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How 3D TV Can Affect Your Health

I can’t read for any length of time in a moving vehicle — it makes me nauseous. This is because in order for the body to determine where it is at all times, the brain combines visual information, touch information, inner ear information, and internal expectations to judge its position in space.

Under most circumstances, the senses and expectations agree. When they disagree, there is conflict, and motion sickness can occur. In my case with reading in a car, my eyes that are fixed on the written page tell my brain that I am still. However, as the car goes over bumps and accelerates or decelerates, my inner ear disagrees resulting in my brain activating the nausea center and causing motion sickness.

Well, the same thing might happen with 3D TV.

Samsung Australia offers these warnings about the potential health effects of 3D TV:

– Some viewers may experience an epileptic seizure or stroke when exposed to certain flashing images or lights contained in certain television pictures or video games. If you or any of your family has a history of epilepsy or stroke, please consult with a medical specialist before using the 3D function.

– If you experience any of the following symptoms, immediately stop watching 3D pictures and consult a medical specialist: (1) altered vision; (2) lightheadedness; (3) dizziness; (4) involuntary movements such as eye or muscle twitching; (5) confusion; (6) nausea; (7) loss of awareness; (8) convulsions; (9) cramps; and/or (10) disorientation. Parents should monitor and ask their children about the above symptoms as children and teenagers may be more likely to experience these symptoms than adults.

– Viewing in 3D mode may also cause motion sickness, perceptual after effects, disorientation, eye strain, and decreased postural stability. It is recommended that users take frequent breaks to lessen the likelihood of these effects. If you have any of the above symptoms, immediately discontinue use of this device and do not resume until the symptoms have subsided.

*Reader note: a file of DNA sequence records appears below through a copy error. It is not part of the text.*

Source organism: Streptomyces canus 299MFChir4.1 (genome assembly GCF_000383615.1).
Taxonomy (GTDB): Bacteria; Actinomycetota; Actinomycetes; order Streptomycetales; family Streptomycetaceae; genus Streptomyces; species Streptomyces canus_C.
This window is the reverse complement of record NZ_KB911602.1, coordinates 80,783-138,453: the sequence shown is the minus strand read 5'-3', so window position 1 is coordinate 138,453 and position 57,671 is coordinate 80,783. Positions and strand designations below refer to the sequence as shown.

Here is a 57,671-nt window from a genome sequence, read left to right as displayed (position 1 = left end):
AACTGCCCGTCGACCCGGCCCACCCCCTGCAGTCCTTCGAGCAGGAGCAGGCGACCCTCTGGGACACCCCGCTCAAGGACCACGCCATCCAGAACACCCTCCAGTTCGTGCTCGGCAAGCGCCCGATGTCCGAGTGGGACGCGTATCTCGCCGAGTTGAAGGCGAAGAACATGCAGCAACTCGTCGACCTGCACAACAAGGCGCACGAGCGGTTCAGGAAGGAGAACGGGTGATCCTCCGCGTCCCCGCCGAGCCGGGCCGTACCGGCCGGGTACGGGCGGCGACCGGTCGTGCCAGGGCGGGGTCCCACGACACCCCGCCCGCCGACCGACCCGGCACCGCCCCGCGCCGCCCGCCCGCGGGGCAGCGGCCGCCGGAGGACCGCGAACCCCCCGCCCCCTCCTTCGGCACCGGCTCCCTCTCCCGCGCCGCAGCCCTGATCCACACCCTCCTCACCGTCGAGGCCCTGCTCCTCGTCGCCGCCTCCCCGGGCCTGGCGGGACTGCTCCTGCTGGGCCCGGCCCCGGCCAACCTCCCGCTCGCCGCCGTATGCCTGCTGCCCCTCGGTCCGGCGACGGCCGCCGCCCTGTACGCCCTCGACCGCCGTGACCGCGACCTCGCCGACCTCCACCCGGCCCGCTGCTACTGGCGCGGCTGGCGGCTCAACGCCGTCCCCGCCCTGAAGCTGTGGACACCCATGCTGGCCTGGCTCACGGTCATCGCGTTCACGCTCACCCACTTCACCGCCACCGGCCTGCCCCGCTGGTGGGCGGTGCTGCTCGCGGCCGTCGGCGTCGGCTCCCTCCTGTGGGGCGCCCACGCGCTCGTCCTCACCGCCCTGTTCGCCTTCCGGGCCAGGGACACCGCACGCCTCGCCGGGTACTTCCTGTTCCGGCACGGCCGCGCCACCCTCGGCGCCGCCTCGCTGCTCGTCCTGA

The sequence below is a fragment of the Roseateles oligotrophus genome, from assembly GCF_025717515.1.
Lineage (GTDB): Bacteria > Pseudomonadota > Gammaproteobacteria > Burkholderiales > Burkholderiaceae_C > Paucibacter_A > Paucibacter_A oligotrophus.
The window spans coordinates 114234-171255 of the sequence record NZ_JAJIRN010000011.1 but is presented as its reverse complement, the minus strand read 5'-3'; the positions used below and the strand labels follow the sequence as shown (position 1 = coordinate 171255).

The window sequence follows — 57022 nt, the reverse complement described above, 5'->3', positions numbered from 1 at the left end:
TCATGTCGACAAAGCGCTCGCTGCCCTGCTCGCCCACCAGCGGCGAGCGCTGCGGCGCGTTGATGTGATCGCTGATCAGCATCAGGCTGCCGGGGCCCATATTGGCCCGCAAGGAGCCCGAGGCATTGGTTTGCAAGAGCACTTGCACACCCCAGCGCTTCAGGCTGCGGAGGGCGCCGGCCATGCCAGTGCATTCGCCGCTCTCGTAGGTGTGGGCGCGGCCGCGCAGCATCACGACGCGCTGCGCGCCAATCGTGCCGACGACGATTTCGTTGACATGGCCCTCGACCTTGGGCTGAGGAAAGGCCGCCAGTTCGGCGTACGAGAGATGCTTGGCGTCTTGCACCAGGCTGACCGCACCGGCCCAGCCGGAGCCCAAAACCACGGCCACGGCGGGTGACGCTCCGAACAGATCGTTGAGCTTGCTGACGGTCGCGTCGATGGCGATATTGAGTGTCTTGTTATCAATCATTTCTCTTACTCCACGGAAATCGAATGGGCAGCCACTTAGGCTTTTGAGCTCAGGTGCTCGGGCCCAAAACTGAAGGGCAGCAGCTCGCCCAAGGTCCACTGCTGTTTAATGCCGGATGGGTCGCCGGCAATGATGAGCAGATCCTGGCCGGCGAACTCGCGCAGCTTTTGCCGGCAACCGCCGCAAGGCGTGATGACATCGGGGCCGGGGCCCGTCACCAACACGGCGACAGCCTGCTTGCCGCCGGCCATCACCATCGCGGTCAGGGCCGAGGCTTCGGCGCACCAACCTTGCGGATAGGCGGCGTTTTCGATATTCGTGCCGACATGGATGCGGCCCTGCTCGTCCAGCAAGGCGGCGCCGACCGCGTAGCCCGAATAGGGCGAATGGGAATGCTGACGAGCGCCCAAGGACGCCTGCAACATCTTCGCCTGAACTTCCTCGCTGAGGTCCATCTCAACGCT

– We do not recommend watching 3D if you are in bad physical condition, need sleep or have been drinking alcohol.

– Watching TV while sitting too close to the screen for an extended period of time may damage your eyesight. The ideal viewing distance should be at least three times the height of the TV screen. It is recommended that the viewer’s eyes are level with the screen.

– Watching TV while wearing 3D Active Glasses for an extended period of time may cause headaches or fatigue. If you experience a headache, fatigue or dizziness, stop watching TV and rest.

– Do not use the 3D Active Glasses for any purpose other than viewing 3D television. Wearing the 3D Active Glasses for any other purpose (as general spectacles, sunglasses, protective goggles, etc.) may physically harm you or weaken your eyesight.

– Viewing in 3D mode may cause disorientation for some viewers. DO NOT place your television near open stairwells, cables, balconies or other objects that may cause you to injure yourself.

I suppose I shouldn’t be surprised, since these issues with 3D TV are very reminiscent of problems experienced with virtual reality display units in the 1980′s. But as a recent Samsung TV customer and guy with my particular vestibular predilection, I was surprised to find that these health concerns are not published on Samsung’s US website.

This is not to say there aren’t websites out there with plenty of folks who have experienced motion sickness from 3D technology — there are. But we should not forget that there are many, many families outside of Australia who have children with epilepsy or a history of epilepsy and this technology is being actively marketed to children.

Granted, photosensitive epilepsy is relatively rare, affecting less than 5% of all people with epilepsy, but as the market reach of this technology expands, manufacturers should make these health issues of their technology known to the public, irrespective of the country in which they reside.

-WesMusings of a cardiologist and cardiac electrophysiologist.

*This blog post was originally published at Dr. Wes*


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